Developer statements that, in Mists of Pandaria, Garrosh will be overthrown as Warchief, with Thrall taking his place, have been met with considerable scorn from players. Among others, complaints often came from fans who are sick of Thrall being, by their view, a Spotlight StealingCreator's Pet, and Alliance players who are angry that they were forced to work with Thrall on numerous occasions throughout Cataclysm because Blizzard was trying so hard(to varying degrees of success, depending on who you ask) to make him a neutral character, only for it to be implied that Thrall will immediately be returning to the Warchief seat with absolutely no repercussions for leaving the Horde in Cataclysm. The specific reactions varied between straight-up hatred for Thrall, to numerous discussions over who would be a better option for Warchief, with Vol'jin and Saurfang being popular options. However, some later posts indicate that Blizzard may have changed their minds about that decision.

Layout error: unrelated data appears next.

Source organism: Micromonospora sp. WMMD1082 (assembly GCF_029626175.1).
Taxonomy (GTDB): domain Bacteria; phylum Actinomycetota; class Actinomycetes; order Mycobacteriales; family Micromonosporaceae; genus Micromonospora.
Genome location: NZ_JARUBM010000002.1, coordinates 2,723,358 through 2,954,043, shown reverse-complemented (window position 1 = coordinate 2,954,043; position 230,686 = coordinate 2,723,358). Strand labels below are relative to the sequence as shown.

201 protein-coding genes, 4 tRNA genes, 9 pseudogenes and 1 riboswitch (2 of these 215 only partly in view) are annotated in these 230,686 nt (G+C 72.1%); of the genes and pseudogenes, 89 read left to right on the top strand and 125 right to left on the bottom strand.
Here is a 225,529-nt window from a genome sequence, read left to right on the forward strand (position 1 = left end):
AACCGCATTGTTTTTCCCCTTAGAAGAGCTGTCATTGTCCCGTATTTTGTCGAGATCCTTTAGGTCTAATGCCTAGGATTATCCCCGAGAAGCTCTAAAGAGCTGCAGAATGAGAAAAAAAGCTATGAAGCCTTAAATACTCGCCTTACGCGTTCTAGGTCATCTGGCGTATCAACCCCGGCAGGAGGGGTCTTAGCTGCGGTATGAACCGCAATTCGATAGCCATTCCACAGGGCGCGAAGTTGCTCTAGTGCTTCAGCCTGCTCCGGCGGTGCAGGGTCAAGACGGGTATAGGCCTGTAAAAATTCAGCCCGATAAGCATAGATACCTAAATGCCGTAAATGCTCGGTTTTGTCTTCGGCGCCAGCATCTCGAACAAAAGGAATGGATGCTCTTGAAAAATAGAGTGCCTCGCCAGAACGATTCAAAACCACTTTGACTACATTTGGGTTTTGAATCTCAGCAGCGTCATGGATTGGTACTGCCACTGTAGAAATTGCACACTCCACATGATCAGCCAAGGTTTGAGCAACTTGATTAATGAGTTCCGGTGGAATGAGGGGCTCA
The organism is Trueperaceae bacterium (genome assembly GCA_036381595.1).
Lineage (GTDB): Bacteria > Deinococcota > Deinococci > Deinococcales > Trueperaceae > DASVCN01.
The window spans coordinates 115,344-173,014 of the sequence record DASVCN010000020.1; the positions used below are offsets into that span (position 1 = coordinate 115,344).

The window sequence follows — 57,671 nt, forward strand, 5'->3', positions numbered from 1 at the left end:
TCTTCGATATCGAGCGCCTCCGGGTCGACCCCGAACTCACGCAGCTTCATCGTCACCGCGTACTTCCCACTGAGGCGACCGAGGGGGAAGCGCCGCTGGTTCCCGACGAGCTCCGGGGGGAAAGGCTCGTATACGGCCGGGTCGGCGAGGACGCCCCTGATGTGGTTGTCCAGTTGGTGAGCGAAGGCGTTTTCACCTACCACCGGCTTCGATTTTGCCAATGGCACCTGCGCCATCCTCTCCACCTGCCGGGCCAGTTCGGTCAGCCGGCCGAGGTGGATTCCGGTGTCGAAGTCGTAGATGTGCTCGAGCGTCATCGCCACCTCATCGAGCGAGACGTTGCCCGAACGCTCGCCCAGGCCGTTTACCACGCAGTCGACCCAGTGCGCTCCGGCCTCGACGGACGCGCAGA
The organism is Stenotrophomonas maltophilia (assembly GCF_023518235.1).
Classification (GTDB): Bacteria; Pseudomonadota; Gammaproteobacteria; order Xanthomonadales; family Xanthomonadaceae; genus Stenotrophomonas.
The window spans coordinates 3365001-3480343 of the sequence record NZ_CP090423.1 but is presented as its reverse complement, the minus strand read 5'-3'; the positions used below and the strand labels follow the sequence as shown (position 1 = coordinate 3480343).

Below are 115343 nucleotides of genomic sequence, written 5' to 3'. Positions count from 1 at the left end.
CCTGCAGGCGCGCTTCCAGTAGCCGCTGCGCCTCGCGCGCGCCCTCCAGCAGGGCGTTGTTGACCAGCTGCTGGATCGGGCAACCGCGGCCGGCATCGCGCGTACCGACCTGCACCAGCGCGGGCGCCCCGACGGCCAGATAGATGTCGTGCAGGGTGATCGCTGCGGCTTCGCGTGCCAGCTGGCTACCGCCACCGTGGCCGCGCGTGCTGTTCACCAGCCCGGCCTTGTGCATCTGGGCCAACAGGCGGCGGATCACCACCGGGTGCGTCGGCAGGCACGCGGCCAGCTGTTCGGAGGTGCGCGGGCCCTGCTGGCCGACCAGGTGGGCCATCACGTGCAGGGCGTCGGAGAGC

At the start of the Beta for Mists of Pandaria, Ji Firepaw's first interaction with the player was complimenting their skills and being buddy buddy with them (if male) or flirting with them in a very blunt way (if female). Despite being such a small, one-off comment, this line wound up setting off a long backlash about sexism in video gaming. Eventually blizzard caved and changed it, which shifted the problem towards people who liked Ji's characterization as a Chivalrous lech (the lech being a common character in a lot of asian literature.) and how blizzard was caving in to people being overly sensitive. Eventually blizzard settled for having a line of dialogue where Ji lampshades this while observing Aysa meditating, worrying if she would find him creepy if he was too forward, or had no personality if he tried to compliment her skill and just that.